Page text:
An Introduction to Spectroscopic Methods for the by F. Scheinmann (Eds.)

By F. Scheinmann (Eds.)

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Extra resources for An Introduction to Spectroscopic Methods for the Identification of Organic Compounds. Mass Spectrometry, Ultraviolet Spectroscopy, Electron Spin Resonance Spectroscopy, Nuclear Magnetic Resonance Spectroscopy (Recent Developments), Use of Various Spectral

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The most frequently encountered of these are shown in Table 4. L. A. ) 2 14 16 17 18 20 26 27 28, 42, . . ) 44 45 46 48 54 56 56 58 59 60 60 62 64 74 78 80 128 The scissions with and without rearrangement of ions in the mass spectrometer, such as have been described and as will be outlined for various classes of organic compounds below, often appear somewhat bewildering on first acquaintance with their courses difficult to rationalize. Perhaps the easier in this respect are the retro-Diels-Alder fragmentation and the McLafferty rearrangement, with their obvious parallels in classical organic chem­ istry.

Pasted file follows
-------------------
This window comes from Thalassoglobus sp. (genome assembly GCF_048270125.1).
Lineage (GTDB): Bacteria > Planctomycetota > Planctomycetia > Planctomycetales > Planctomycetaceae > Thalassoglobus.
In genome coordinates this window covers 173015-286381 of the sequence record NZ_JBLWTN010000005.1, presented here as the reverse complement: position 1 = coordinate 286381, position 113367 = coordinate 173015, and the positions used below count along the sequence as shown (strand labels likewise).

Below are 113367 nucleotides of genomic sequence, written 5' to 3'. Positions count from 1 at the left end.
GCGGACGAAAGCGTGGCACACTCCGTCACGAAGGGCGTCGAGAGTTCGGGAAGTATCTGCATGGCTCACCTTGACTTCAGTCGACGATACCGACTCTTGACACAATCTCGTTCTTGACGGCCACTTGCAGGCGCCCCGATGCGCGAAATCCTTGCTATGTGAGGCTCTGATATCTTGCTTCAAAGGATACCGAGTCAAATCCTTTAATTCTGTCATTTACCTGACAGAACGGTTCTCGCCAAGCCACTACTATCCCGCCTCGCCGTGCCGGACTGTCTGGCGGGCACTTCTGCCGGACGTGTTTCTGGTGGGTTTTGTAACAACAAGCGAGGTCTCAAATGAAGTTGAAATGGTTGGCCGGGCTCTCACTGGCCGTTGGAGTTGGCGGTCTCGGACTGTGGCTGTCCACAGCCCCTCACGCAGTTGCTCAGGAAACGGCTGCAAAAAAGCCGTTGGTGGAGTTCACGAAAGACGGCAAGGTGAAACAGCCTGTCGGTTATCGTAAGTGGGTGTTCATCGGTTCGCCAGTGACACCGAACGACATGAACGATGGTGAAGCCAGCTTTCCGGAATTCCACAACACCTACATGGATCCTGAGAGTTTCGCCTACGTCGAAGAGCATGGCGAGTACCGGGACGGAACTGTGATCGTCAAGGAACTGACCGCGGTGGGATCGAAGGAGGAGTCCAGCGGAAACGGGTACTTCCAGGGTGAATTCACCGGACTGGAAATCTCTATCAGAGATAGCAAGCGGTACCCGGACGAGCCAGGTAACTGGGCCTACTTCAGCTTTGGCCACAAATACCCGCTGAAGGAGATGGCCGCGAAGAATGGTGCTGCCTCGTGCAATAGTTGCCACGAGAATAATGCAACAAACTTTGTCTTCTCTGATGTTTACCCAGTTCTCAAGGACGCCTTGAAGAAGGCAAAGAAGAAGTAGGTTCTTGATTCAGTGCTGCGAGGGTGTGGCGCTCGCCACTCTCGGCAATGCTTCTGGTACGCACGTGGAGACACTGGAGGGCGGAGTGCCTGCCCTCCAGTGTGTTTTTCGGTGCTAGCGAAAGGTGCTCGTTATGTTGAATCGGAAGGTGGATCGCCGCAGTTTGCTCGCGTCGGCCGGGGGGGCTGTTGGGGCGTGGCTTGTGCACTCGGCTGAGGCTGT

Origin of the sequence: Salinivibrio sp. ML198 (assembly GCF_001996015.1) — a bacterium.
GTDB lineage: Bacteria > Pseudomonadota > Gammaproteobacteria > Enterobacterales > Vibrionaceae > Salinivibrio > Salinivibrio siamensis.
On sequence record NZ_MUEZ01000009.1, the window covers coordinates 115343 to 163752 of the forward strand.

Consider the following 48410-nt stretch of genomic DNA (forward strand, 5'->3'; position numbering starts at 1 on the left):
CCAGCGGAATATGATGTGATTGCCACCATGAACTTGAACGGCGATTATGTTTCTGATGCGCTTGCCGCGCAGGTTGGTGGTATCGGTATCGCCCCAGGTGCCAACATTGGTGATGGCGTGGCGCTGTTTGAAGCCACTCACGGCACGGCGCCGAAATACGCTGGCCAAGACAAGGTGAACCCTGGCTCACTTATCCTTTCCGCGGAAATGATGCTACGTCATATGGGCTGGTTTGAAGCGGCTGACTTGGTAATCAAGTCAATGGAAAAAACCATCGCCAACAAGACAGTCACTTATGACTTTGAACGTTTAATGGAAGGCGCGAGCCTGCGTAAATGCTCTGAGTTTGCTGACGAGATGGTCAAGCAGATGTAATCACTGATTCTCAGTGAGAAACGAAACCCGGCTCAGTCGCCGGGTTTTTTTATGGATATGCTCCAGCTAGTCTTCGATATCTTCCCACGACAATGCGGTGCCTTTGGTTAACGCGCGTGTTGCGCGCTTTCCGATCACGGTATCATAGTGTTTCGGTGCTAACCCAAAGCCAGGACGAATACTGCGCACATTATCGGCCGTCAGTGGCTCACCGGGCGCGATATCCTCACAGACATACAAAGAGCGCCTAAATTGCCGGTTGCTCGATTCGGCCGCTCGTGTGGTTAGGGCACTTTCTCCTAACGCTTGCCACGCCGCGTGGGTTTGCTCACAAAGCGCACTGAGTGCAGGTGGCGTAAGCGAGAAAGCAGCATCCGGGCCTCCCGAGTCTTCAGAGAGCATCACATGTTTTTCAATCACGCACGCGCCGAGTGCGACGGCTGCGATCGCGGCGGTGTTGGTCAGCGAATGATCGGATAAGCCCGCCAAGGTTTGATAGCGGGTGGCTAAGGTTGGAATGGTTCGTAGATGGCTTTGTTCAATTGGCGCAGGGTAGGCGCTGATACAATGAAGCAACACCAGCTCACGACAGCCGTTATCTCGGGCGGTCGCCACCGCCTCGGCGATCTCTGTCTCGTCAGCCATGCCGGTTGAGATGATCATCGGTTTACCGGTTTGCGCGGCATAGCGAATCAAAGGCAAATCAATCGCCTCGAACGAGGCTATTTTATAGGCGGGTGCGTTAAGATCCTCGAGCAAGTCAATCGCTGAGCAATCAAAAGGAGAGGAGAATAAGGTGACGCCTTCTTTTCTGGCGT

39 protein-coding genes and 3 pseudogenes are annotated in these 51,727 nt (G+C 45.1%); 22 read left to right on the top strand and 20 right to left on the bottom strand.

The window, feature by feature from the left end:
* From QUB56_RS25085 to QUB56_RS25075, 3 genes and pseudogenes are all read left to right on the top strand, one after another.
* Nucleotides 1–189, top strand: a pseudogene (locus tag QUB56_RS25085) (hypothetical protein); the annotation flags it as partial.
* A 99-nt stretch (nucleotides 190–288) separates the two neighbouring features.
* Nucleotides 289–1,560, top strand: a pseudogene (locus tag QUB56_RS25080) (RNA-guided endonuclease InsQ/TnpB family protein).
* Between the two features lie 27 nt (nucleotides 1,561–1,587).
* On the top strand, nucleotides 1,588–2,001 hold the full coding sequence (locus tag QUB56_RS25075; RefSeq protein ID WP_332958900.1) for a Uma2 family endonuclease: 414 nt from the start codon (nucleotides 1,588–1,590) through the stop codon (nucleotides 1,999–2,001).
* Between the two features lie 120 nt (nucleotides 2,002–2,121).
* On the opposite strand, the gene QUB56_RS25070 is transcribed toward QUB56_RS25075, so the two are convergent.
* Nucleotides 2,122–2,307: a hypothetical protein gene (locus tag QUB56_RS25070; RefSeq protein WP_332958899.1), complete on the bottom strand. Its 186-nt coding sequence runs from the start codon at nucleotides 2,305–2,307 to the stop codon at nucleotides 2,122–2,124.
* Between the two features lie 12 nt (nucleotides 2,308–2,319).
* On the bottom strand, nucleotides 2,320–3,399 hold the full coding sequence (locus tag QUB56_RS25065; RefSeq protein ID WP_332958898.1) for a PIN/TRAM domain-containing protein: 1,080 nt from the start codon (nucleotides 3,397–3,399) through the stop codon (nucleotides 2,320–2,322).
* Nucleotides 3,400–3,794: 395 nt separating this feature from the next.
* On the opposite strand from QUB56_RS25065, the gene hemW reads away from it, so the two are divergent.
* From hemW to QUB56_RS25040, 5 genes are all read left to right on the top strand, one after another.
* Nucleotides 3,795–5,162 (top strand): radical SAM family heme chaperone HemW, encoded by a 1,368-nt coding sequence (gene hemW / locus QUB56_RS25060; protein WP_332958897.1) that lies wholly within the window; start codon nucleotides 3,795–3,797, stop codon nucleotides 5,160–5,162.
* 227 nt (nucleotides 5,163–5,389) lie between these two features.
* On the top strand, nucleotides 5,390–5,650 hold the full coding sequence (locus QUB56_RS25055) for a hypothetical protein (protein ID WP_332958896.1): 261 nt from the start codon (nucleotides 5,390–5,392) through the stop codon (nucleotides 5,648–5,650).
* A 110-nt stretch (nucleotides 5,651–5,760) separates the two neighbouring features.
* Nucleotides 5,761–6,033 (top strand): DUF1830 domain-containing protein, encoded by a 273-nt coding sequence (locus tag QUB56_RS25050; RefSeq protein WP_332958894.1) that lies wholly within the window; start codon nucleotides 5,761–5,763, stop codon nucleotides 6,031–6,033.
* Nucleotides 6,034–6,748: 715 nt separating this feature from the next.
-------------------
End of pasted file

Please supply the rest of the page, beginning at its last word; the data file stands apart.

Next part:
Cori /Chu* V 'CH; -^CH2 2 C,hU CH 2 H H - CH2 = CH2 ( X L I ) m/e 120 (M) Ί1 m/ e 92 [-C3H7 C3Hp C3H3+ m/e m/e 91 (B) CH=CH m/e 39 77 - CH = CH a* m/e 65 m / e 51 SCHEME 1. Principal fragmentations of the molecular ion (XLI) of n-propylbenzene. (ii) Other aromatic hydrocarbons The fragmentation of polyalkylbenzenes proceeds as expected from the above obser­ vations. With polycyclic aromatic compounds very little fragmentation occurs unless substituted tropylium ions can be formed, that is, for naphthalene the molecular ion peak is the base peak and all other peaks are small, whereas with 2-n-butylnaphthalene the base peak is at mfe 141 (benzotropyhum ion); doubly charged ions are of notable occurrence in the spectra of polycyclic aromatic compounds.

Note that the process depicted as loss of H2 is the same as that mentioned above in the fragmentation of an ion from benzyl alcohol, and that, for example, the ion of m/e 91 undergoes the further fragmentation expected by considering it as the C7H7i" ion from benzyl compounds. It is impossible, using this single spectrum, to decide the orientation of the phenol as an unknown compound. 40 -co H2 C2H5 C7H7+ m/e 91 -C2H5 1* H. Ϋ M C2H5 -co \ / CH3 (XLIV) m / e m / e 108 136 (M) ♦ -H" OH C22H "5 i/e C2H5 135 C2H5 m/e 105 -H?

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